Consider that while the global majors – including Shell, Chevron, Exxon, BP, and Total – attract the most attention, they only produce 15% of the world’s oil and gas supply. Indeed, Saudi Arabia and the United Arab Emirates are spending tens of billions of dollars on increasing the oil supply in the coming years to do just that. And once the energy transition starts to curb oil demand, a growing share of the shrinking pie will come from OPEC members. Petrostates may thus enjoy “feast before famine,” with several decades of heightened geopolitical influence during the energy transition before their roles wane.

Clean energy transition rebalances the geopolitics of energy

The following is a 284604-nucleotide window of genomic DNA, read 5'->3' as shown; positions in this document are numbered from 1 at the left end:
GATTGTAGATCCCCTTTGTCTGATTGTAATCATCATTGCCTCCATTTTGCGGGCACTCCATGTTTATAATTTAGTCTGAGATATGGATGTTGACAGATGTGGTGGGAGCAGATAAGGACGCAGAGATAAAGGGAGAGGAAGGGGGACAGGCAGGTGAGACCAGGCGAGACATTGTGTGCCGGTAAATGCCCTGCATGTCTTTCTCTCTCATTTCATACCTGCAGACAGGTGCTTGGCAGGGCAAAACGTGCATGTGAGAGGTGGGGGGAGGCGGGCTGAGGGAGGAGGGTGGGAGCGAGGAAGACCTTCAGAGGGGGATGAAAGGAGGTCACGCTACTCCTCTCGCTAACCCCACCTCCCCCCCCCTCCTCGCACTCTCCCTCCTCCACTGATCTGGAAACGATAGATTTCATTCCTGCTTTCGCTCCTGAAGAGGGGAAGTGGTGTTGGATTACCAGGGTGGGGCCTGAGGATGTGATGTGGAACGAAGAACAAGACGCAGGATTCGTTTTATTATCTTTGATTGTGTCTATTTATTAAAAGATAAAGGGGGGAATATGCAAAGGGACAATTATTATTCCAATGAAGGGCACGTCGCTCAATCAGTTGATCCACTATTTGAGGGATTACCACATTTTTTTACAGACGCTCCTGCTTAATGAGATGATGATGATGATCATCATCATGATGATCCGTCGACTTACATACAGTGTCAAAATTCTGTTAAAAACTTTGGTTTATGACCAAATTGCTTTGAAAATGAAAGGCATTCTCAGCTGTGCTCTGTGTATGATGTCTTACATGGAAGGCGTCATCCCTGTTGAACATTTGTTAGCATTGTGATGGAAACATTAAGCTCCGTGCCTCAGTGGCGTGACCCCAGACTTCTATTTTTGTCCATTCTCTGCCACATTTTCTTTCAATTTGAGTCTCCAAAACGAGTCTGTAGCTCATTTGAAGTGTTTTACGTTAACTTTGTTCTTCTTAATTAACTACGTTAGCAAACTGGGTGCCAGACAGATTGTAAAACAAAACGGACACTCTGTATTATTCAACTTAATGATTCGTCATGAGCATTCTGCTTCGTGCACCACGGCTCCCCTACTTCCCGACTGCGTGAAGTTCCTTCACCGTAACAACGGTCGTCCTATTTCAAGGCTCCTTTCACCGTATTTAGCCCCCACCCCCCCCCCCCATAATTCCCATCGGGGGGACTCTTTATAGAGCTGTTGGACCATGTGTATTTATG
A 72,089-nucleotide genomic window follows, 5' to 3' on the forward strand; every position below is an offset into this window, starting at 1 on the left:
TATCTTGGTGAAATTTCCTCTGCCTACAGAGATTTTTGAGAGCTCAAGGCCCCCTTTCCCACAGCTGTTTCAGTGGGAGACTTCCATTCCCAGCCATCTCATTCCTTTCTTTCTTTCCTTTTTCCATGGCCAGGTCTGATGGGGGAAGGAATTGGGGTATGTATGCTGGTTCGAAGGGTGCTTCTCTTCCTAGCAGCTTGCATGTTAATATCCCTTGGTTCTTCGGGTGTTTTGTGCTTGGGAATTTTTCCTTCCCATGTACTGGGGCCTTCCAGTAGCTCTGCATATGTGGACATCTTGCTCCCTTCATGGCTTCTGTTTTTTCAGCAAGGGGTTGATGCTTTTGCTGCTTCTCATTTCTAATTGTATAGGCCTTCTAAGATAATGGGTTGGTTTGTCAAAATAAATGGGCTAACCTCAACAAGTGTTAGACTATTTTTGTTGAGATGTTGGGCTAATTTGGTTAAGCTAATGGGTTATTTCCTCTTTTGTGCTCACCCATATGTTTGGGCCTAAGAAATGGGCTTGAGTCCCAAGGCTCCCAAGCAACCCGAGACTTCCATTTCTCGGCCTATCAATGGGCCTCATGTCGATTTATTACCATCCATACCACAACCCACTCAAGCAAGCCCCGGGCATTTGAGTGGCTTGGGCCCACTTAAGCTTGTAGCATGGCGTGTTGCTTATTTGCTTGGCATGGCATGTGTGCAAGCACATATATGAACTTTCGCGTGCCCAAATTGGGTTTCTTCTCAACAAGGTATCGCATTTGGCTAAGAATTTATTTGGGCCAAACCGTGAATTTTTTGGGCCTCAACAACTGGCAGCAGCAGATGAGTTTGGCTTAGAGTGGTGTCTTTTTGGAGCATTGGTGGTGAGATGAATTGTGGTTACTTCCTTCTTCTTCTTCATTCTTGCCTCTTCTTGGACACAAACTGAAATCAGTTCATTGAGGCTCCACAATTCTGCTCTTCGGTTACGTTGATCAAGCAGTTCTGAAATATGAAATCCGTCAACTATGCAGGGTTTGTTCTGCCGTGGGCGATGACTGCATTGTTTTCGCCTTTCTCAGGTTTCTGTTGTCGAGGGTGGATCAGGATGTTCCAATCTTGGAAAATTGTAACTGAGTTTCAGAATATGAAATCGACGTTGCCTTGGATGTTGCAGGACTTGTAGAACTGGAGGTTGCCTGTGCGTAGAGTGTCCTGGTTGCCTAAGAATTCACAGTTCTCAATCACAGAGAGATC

Eventually, the old geopolitics of oil and gas will fade, but the new world of clean energy will also present many of its own geopolitical risks, several of which were already evident in 2022. A clean energy future, for example, will require a vast increase in materials such as lithium and copper that are needed for batteries, solar panels, and other clean energy components. If all governments follow through on their current pledges, demand for these materials will more than double by 2030.

Today, the vast majority of these minerals are refined and processed in China and many are mined by Chinese firms around the world. Western governments have taken steps to diversify the supply chains for critical minerals, but face challenges such as the long timelines for mine development, difficulty in permitting such projects, and the geographic concentration of certain minerals.

New energy infrastructure creates new risks